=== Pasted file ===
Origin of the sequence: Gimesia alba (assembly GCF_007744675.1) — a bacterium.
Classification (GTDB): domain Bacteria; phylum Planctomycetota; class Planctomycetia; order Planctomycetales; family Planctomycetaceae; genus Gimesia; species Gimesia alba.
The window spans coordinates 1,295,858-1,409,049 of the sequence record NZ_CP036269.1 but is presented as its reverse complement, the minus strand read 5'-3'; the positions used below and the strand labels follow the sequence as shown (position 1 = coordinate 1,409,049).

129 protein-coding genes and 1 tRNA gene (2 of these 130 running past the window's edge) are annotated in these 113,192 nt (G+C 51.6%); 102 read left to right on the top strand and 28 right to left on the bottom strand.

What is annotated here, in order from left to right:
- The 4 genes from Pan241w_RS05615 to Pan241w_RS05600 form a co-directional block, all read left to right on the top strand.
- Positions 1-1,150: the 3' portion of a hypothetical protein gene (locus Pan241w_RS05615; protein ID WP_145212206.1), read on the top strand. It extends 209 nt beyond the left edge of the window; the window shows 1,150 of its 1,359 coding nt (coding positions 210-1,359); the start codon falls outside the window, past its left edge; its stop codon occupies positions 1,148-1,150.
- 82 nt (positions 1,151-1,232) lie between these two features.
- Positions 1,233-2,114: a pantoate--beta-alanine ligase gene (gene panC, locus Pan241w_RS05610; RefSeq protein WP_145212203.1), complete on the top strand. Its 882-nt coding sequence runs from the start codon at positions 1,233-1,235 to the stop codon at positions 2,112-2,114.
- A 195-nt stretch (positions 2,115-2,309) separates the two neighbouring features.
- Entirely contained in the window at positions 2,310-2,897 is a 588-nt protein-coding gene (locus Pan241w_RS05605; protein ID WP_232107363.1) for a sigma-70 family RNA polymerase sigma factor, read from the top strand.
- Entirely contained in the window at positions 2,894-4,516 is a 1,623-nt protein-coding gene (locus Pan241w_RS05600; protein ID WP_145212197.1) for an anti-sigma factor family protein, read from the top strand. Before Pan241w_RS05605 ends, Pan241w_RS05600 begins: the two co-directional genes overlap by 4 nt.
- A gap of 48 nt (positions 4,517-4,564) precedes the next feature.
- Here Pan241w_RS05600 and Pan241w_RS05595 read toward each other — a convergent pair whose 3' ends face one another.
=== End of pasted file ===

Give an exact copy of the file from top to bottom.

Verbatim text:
Origin of the sequence: Gimesia alba (assembly GCF_007744675.1) — a bacterium.
Classification (GTDB): domain Bacteria; phylum Planctomycetota; class Planctomycetia; order Planctomycetales; family Planctomycetaceae; genus Gimesia; species Gimesia alba.
The window spans coordinates 1,295,858-1,409,049 of the sequence record NZ_CP036269.1 but is presented as its reverse complement, the minus strand read 5'-3'; the positions used below and the strand labels follow the sequence as shown (position 1 = coordinate 1,409,049).

129 protein-coding genes and 1 tRNA gene (2 of these 130 running past the window's edge) are annotated in these 113,192 nt (G+C 51.6%); 102 read left to right on the top strand and 28 right to left on the bottom strand.

What is annotated here, in order from left to right:
- The 4 genes from Pan241w_RS05615 to Pan241w_RS05600 form a co-directional block, all read left to right on the top strand.
- Positions 1-1,150: the 3' portion of a hypothetical protein gene (locus Pan241w_RS05615; protein ID WP_145212206.1), read on the top strand. It extends 209 nt beyond the left edge of the window; the window shows 1,150 of its 1,359 coding nt (coding positions 210-1,359); the start codon falls outside the window, past its left edge; its stop codon occupies positions 1,148-1,150.
- 82 nt (positions 1,151-1,232) lie between these two features.
- Positions 1,233-2,114: a pantoate--beta-alanine ligase gene (gene panC, locus Pan241w_RS05610; RefSeq protein WP_145212203.1), complete on the top strand. Its 882-nt coding sequence runs from the start codon at positions 1,233-1,235 to the stop codon at positions 2,112-2,114.
- A 195-nt stretch (positions 2,115-2,309) separates the two neighbouring features.
- Entirely contained in the window at positions 2,310-2,897 is a 588-nt protein-coding gene (locus Pan241w_RS05605; protein ID WP_232107363.1) for a sigma-70 family RNA polymerase sigma factor, read from the top strand.
- Entirely contained in the window at positions 2,894-4,516 is a 1,623-nt protein-coding gene (locus Pan241w_RS05600; protein ID WP_145212197.1) for an anti-sigma factor family protein, read from the top strand. Before Pan241w_RS05605 ends, Pan241w_RS05600 begins: the two co-directional genes overlap by 4 nt.
- A gap of 48 nt (positions 4,517-4,564) precedes the next feature.
- Here Pan241w_RS05600 and Pan241w_RS05595 read toward each other — a convergent pair whose 3' ends face one another.